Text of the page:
Monday, May 20, 2013

In the Quiet

One of the most difficult things about blogging is writing for yourself. I find myself evaluating my journal entries for post-worthiness.  My very thoughts feel potentially public.

I'm left with an academic overview of my life, some removed third person narration.

The same thing happens when I read. I find myself flying through scripture seeking verses to teach the girls, verses to add to my memory app, concepts to write into a self-deprecating story.

So ironic... Practicing transparency and accountability with anyone who cares to read my confessions, while avoiding unfiltered honesty with myself.

Publicity requires filtered honesty. Not falsehood or misleading. Truth strained through the sieve of propriety. Sift out the complaining voice, the pious tone, the judgmental thoughts.

Filter long enough and you forget that all that ugly is still present.

In Kenya, we {the wimpy, visiting westerners} filled our water bottles every morning from the designated RO faucet. Healthy, bacteria-free water. Drink all you want. It lulled us into false confidence about the campus taps. Without thought, we started rinsing toothbrushes under the bathroom faucets, straining bacteria into the bristles, exposing ourselves to all the Kenya water had to offer. Filtering the water was necessary and dangerous at the same time. Dangerous by our complacency.

My heart is no different. I filter for the girls' sake, filter for the blog, filter for general politeness and good opinion. Until I convince myself that the danger is gone. That the sickness is no longer lurking. 

Isn't that exactly when I'm in the most danger? When I forget the danger. When I walk confident.

Throw a sheet over the pile of broken glass. Cover my ears to the lion's roar. I don't see it anymore, so it must not be there. I don't hear it anymore, so it must be gone.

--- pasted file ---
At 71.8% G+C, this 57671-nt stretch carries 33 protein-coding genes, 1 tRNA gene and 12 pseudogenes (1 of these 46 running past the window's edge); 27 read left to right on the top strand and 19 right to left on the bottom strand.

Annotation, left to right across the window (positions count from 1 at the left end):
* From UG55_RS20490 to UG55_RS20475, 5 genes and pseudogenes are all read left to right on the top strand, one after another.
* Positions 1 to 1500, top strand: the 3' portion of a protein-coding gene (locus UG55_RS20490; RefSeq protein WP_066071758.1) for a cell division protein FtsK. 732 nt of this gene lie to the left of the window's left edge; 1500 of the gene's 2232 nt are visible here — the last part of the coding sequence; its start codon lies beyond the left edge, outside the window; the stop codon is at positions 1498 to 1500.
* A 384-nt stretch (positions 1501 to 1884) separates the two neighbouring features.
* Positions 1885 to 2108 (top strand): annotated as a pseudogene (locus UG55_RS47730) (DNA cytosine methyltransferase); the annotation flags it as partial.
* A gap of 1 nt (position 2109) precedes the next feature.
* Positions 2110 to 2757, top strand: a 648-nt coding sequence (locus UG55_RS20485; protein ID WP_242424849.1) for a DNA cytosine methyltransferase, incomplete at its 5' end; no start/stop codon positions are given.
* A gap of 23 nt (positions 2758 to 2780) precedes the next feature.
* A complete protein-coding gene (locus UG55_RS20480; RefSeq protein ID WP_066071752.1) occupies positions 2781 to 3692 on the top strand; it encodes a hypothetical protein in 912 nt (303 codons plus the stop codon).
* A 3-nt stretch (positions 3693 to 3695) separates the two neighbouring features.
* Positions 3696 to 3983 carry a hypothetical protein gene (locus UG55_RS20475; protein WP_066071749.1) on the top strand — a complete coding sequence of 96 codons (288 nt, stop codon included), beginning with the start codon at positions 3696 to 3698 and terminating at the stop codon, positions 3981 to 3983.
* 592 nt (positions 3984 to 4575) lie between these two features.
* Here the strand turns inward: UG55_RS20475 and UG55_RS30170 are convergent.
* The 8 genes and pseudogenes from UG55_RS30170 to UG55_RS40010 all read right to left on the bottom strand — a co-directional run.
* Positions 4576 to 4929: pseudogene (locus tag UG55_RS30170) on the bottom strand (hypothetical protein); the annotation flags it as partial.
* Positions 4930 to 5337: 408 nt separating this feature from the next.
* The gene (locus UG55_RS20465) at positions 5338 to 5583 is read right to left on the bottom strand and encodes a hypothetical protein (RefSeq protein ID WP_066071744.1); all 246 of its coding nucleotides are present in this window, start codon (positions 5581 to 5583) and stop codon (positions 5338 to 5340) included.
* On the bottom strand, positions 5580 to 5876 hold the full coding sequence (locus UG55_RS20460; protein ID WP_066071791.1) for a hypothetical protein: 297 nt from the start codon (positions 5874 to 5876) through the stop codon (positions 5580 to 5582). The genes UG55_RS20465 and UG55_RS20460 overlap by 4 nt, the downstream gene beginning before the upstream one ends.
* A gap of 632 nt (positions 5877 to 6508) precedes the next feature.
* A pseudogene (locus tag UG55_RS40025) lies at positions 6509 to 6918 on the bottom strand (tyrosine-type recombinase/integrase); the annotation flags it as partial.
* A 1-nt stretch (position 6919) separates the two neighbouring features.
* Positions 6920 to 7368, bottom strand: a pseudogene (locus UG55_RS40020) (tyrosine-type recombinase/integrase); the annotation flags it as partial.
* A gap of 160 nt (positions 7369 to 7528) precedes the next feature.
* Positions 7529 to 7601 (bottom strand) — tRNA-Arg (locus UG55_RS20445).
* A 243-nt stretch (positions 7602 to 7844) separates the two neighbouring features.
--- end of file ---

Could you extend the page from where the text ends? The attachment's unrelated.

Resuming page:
The real source of my complacency is my own head racket. So busy forming pretty, filtered thoughts that I don't listen to the real noise inside me. Nor can I hear the words whispered by the Holy Spirit, prompting me to confess, not hide. To repent, not filter.

Because filters deteriorate. Time dulls the mind and all the built up sickness of the heart leaches through, revealing the sharp-tongued old woman who was always under the surface.

It is good that one should wait quietly for the salvation of The Lord. Jeremiah 3:26, emphasis mine

In quiet, the Spirit does his saving work. Doesn't just clean the outside of the cup, the words that pour forth. He digs deep to the source of the sickness, the very heart of the woman. He chips and digs away the stone heart with its selfishness and bitterness and envy and malice. He provides new, a heart beating with grace and love from the Father, so that what bubbles up isn't filtered. Doesn't need the filter. The words are lovely because he gives us love. The thoughts are beautiful because He is gives us beauty.

We are made pure in the quiet. When we turn off our own commentary to listen. When we release the marvelous thoughts that occupy the mind and practice still.

Still doesn't require rest. Quiet doesn't require silence. It's present in the pre-dinner kitchen clatter if our heart's ear is attentive.

And Still isn't forced by rest. Quiet isn't brought about in silence. Not if minds still race and write and filter the very words spoken to our own selves.

Quiet is a mental position, a humble posture of expectation before a God who speaks enduringly.

In the soul silence we find a new voice filled with honest words. God's gift in Still.

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